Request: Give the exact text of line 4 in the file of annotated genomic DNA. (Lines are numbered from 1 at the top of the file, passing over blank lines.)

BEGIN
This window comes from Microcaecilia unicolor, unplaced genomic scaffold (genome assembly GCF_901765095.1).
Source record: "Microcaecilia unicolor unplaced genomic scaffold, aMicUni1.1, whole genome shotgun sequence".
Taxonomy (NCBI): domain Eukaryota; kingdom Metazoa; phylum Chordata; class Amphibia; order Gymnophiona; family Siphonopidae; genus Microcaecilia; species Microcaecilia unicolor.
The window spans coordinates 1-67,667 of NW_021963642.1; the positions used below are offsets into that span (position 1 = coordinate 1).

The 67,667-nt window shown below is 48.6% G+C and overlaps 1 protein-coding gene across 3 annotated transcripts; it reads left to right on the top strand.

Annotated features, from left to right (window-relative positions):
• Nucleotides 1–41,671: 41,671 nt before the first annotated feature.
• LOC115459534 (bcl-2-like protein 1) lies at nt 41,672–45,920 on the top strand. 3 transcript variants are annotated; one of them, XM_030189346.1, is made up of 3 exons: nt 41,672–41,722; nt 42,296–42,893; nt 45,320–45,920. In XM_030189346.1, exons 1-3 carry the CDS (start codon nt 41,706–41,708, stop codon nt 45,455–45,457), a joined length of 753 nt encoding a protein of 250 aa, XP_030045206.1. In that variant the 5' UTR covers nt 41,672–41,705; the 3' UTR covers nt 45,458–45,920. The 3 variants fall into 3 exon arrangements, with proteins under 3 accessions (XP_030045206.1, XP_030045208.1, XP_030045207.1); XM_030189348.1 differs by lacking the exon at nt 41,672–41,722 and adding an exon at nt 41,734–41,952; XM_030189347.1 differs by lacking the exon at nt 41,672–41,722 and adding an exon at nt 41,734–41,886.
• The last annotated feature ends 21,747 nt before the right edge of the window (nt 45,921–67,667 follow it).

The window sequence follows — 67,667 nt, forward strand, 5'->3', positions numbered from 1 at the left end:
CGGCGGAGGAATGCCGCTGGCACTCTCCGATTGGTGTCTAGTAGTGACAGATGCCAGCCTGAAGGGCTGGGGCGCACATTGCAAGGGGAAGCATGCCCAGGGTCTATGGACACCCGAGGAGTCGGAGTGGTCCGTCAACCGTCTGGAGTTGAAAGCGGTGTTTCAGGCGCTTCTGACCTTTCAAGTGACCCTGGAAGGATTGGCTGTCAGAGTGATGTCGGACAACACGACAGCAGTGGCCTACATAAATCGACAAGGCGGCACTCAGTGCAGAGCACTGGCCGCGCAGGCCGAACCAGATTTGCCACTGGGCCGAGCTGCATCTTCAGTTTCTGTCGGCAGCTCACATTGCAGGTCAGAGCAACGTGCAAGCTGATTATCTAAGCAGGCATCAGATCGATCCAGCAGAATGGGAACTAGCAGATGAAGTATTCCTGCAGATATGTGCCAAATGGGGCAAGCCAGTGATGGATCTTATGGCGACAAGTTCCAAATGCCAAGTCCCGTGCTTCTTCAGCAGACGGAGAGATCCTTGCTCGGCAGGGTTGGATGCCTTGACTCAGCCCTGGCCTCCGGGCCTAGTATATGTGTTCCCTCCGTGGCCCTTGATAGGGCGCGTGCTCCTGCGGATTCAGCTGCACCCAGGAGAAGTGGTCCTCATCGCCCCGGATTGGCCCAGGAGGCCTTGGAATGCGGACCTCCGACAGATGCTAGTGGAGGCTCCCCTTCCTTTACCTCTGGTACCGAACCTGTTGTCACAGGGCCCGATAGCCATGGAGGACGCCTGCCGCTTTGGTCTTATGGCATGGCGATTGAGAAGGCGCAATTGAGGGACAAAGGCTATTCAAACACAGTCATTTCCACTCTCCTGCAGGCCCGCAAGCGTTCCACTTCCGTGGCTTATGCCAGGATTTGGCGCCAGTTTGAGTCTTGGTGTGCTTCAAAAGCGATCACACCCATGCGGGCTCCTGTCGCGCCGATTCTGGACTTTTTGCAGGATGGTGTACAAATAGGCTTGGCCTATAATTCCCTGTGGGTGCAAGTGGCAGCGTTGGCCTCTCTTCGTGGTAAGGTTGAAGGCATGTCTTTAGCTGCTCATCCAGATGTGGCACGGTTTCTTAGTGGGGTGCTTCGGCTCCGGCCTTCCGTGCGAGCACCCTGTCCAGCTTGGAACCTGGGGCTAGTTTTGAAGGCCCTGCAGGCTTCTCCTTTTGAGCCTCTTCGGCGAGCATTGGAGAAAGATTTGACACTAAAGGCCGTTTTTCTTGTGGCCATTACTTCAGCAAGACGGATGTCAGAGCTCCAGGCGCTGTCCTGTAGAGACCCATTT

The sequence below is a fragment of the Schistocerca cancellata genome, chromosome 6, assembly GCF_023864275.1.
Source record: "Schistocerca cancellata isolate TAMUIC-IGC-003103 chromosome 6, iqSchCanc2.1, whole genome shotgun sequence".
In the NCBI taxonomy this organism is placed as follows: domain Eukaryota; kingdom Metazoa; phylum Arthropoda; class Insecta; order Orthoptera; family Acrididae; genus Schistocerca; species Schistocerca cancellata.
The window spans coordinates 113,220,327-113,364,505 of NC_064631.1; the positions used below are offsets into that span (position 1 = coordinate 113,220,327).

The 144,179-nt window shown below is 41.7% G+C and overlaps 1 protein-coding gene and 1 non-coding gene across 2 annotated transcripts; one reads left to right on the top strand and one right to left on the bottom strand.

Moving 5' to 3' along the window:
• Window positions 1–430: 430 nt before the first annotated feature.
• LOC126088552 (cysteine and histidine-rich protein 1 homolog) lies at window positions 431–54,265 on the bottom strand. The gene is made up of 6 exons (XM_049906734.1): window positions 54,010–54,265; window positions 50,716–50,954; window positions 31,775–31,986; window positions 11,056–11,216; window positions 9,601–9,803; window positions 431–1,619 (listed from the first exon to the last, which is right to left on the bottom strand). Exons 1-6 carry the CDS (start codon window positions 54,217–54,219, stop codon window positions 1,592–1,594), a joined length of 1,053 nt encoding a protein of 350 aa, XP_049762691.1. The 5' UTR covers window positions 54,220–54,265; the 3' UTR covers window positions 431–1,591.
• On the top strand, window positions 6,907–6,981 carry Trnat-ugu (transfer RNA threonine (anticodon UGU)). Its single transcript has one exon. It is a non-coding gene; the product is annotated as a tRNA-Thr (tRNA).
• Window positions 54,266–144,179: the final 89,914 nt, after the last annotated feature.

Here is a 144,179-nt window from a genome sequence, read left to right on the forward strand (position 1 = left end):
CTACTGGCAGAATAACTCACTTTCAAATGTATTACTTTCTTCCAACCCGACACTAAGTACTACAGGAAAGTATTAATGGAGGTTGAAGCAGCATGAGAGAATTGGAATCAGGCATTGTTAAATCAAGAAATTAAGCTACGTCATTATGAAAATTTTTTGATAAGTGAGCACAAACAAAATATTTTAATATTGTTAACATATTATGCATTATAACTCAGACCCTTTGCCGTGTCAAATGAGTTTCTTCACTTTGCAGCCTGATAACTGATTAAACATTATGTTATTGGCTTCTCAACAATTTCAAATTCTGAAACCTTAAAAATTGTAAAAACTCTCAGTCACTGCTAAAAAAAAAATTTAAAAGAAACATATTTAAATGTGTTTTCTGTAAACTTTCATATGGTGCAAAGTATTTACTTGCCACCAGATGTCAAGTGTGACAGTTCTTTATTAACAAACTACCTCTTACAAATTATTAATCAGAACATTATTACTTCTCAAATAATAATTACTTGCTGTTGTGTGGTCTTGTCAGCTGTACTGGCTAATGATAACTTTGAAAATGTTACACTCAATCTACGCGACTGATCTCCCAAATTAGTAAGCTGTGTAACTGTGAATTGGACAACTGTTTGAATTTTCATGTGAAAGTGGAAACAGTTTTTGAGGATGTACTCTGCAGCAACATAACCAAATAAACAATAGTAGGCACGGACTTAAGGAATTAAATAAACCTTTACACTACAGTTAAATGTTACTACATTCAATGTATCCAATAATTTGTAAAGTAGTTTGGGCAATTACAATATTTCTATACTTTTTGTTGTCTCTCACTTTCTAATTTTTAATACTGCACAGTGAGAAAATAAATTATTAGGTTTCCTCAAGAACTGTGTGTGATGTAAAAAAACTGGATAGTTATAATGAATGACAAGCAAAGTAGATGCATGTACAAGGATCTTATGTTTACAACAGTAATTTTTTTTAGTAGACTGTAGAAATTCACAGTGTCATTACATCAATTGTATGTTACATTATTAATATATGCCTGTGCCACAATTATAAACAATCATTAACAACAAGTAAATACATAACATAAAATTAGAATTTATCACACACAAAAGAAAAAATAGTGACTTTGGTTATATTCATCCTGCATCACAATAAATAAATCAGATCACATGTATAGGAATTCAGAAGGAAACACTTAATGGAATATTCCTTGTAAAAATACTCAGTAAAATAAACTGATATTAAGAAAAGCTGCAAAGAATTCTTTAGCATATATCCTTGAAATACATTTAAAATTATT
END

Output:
The window spans coordinates 1-67,667 of NW_021963642.1; the positions used below are offsets into that span (position 1 = coordinate 1).